|All play and no work: Professor Ho Ngoc Dai guides his students. — VNS Photo Viet Anh
Since founding Viet Nam's Education Technology Programme based on his experiences in the former Soviet Union, Professor Ho Ngoc Dai has fought tirelessly to revolutionise teaching methods, making learning enjoyable for students acrosss 40 provinces. Ha Nguyen reports.
An older man with a gentle face, wearing a tawny jacket, walked with deliberate steps across the stage. A roll of tremendous applause thundered from the audience, accompanying his short walk to the podium.
Professor Ho Ngoc Dai, an educational psychologist, went on to make a speech which was very simple but meaningful, it captured the attention of the audience and moved many, including myself.
"We aim to create an educational environment that encourages children to go to school without any pressure," the professor told the attentive audience at the experimental school, Thuc Nghiem, which was celebrating its 35th anniversary last Saturday.
Dai is the founder of the Education Technology Programme (ETP) which aims to help Vietnamese children to access an education in which the student enjoys going to school.
ETP places students at the centre of the educational process; the teacher's role is as a conductor with the children working in concert with one another to gain knowledge.
He recognised the support he has received from parents and teachers, as he once had to struggle to implement the new teaching style.
"I would like to express thanks to parents who have sent their children to Thuc Nghiem School; cohorts of teachers have joined in effective co-operation with us, and most importantly our pupils feel happy studying at our school," he added.
Out with the old
He brought the new ideas back from his time spent in the Soviet Union where he observed new teaching methods and innovative ideas in education at Experimental School No91 in Moscow.
During his study there Dai practised teaching modern maths for first, second and third grade students and successfully defended his PhD thesis in 1978 based on that experimental teaching.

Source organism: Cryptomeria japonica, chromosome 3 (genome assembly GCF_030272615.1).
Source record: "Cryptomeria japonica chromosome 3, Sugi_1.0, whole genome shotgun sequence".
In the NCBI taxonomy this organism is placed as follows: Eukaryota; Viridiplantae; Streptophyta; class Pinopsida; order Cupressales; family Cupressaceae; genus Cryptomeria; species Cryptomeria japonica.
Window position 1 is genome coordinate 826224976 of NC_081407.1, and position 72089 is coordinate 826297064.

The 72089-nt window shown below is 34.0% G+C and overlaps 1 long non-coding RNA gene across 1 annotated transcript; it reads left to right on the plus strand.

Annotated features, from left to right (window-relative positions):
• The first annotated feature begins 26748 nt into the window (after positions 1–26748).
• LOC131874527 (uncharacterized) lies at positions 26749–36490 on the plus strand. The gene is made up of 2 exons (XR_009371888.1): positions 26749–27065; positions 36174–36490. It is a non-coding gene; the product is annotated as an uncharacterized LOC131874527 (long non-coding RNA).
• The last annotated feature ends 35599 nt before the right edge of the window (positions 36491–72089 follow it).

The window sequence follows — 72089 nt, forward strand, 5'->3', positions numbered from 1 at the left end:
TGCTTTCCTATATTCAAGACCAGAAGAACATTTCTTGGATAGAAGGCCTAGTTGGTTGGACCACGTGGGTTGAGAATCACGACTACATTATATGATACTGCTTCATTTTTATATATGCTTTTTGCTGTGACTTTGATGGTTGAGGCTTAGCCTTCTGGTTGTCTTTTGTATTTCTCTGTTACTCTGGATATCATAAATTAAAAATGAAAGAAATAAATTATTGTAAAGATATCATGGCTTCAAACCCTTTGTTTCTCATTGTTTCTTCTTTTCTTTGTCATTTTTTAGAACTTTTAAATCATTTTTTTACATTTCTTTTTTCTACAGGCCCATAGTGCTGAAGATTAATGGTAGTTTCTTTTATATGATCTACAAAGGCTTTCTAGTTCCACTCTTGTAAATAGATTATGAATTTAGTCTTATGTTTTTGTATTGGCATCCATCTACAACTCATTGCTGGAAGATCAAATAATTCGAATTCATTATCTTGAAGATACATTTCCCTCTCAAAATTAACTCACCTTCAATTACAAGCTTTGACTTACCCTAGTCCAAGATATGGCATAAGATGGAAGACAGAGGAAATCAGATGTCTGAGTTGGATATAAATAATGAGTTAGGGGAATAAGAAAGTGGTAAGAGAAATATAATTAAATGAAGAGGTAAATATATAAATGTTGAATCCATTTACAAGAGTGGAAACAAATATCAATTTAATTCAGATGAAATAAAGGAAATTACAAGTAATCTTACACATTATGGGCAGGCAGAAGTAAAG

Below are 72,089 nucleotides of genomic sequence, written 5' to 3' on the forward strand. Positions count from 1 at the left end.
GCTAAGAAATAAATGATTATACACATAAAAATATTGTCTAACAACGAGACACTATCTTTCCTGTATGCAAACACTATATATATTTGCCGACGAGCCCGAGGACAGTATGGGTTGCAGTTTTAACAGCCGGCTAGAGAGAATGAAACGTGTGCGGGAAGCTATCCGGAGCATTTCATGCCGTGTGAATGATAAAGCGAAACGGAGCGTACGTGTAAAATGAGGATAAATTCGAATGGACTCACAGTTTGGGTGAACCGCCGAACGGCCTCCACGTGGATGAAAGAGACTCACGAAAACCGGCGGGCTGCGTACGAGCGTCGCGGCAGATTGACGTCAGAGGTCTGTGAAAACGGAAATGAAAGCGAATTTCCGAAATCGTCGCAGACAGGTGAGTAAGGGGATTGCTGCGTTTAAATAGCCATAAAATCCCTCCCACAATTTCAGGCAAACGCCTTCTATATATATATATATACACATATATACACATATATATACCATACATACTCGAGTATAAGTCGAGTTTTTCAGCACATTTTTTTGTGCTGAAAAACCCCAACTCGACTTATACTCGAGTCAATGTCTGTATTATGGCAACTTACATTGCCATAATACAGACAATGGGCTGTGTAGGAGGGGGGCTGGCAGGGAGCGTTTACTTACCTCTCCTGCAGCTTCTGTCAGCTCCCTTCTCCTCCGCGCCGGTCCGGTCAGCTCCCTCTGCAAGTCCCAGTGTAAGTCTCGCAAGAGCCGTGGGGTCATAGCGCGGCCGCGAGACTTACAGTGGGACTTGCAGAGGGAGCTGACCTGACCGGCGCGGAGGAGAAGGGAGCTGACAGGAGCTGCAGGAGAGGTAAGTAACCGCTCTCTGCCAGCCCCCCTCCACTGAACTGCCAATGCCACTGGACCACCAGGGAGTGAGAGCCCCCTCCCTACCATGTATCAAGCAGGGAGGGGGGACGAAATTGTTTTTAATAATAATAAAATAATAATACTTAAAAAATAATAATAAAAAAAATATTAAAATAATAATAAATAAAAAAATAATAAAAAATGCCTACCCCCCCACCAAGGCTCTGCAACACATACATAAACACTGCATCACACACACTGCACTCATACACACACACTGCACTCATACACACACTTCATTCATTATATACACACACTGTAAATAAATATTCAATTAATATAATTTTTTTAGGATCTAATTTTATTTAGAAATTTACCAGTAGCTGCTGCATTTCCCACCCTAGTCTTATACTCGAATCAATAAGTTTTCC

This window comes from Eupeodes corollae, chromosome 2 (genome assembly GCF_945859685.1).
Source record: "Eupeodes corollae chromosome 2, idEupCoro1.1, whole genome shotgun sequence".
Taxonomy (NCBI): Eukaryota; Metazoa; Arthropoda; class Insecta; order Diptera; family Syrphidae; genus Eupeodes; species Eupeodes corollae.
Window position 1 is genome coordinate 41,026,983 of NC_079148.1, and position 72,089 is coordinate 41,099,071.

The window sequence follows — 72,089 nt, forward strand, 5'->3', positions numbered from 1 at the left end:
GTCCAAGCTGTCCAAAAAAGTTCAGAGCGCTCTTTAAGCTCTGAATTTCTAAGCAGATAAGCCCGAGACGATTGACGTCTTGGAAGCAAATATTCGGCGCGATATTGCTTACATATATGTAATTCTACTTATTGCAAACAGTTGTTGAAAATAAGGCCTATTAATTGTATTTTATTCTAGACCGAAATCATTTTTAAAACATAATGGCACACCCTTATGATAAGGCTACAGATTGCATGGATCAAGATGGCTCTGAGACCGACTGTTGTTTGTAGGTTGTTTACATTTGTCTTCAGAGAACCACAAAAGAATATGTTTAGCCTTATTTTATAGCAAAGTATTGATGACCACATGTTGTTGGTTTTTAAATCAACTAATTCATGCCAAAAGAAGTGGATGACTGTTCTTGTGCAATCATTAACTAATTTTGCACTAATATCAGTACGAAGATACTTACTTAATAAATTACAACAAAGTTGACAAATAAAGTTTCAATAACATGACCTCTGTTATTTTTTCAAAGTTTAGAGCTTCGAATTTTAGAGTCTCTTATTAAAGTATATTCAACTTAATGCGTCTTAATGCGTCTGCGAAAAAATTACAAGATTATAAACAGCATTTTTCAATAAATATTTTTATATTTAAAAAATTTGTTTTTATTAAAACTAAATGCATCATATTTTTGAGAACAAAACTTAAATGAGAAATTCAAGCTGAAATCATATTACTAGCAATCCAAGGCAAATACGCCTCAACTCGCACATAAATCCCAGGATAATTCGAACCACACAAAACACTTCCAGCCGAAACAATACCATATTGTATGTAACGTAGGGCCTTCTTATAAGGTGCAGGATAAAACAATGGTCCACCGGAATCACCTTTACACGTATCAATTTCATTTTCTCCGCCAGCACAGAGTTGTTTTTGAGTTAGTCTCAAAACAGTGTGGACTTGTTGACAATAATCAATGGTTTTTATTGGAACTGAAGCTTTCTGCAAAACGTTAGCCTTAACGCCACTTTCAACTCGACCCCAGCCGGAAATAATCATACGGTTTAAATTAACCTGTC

He saw the enthusiasm students had for learning and decided to bring the methodology to Viet Nam, however he faced obstacles and resistance to setting up the model.
When Dai proposed to apply the method to Vietnamese classrooms he was met with a reactionary mindset from individuals and faced particular difficulties when the national education system was reformed in the 1990s.
He suggested a trial, teaching modern maths for first grade students, but he said the majority voted against him and only two were in favour of the new method.
"My educational theory seemed to be the direct opposite to the national education system.
"My philosophy is the student is at the centre not the teacher; learning means playing; learning without examining and without giving a mark," Dai said.
"Meanwhile, the national education system emphasises the importance of the teacher, forcing students to learn without considering how they think and focus on giving out marks and regular examinations. This places too much pressure on the students, as well as their parents," he said.
Dai's ETP has finally received due recognition and is now being applied widely thanks to an agreement from the Minister of Education and Training, Pham Vu Luan.
He said he is very happy because this year hundreds of primary schools in Viet Nam's nearly 40 provinces and cities have applied to access his ETP method, which is supported by text books he wrote for first-graders in Vietnamese language and mathematics.
Vu Thi Tham, deputy head of the Ho Tung Mau Primary School in the northern province of Nam Dinh said her school has been transformed by the programme.